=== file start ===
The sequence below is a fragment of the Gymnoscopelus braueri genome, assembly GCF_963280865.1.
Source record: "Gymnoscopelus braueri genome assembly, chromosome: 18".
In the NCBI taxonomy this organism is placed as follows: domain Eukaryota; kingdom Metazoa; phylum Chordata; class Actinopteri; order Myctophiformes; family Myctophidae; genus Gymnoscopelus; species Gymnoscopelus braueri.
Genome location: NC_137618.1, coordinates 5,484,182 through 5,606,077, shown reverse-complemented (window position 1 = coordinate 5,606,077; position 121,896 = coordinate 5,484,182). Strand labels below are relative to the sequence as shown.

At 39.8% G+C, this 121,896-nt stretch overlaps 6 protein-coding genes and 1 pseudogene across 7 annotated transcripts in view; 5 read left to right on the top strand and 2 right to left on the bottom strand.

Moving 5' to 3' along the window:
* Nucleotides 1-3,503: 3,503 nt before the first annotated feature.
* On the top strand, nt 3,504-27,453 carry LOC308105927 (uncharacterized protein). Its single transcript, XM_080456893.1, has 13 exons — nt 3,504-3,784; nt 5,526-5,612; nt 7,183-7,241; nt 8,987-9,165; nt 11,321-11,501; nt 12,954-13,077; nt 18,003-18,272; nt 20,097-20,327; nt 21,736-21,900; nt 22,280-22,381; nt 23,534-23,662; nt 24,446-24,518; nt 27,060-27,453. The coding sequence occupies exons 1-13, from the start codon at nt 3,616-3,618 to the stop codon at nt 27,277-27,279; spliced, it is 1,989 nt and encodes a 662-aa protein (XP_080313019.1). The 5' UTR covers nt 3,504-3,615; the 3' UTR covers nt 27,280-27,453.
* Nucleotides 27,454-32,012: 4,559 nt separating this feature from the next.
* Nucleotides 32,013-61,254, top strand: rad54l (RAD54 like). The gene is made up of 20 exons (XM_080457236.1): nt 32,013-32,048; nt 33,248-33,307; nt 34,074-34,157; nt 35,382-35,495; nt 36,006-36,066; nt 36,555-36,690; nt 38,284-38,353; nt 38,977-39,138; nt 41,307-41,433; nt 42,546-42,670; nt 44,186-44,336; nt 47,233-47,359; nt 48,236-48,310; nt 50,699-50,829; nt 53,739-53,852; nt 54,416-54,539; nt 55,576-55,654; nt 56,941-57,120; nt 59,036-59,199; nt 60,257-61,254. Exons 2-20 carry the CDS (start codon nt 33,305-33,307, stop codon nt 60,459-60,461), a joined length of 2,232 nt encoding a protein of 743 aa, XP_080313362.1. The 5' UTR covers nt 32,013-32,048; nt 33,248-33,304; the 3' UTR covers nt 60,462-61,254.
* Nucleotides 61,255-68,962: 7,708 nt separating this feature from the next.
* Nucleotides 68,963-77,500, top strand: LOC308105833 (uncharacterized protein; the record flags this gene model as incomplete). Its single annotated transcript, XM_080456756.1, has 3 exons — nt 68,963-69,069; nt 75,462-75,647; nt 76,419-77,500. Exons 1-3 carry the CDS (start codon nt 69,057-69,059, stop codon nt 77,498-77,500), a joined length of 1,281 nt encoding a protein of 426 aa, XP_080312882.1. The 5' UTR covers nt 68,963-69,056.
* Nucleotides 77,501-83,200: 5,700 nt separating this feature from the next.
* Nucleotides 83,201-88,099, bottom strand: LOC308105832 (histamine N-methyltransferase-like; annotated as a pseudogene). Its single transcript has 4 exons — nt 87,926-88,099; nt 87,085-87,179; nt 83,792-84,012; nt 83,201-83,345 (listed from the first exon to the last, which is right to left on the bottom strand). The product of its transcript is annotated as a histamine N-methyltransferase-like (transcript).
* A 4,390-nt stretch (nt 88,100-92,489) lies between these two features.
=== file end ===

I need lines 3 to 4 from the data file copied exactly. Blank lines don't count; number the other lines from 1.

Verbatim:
In the NCBI taxonomy this organism is placed as follows: domain Eukaryota; kingdom Metazoa; phylum Chordata; class Actinopteri; order Myctophiformes; family Myctophidae; genus Gymnoscopelus; species Gymnoscopelus braueri.
Genome location: NC_137618.1, coordinates 5,484,182 through 5,606,077, shown reverse-complemented (window position 1 = coordinate 5,606,077; position 121,896 = coordinate 5,484,182). Strand labels below are relative to the sequence as shown.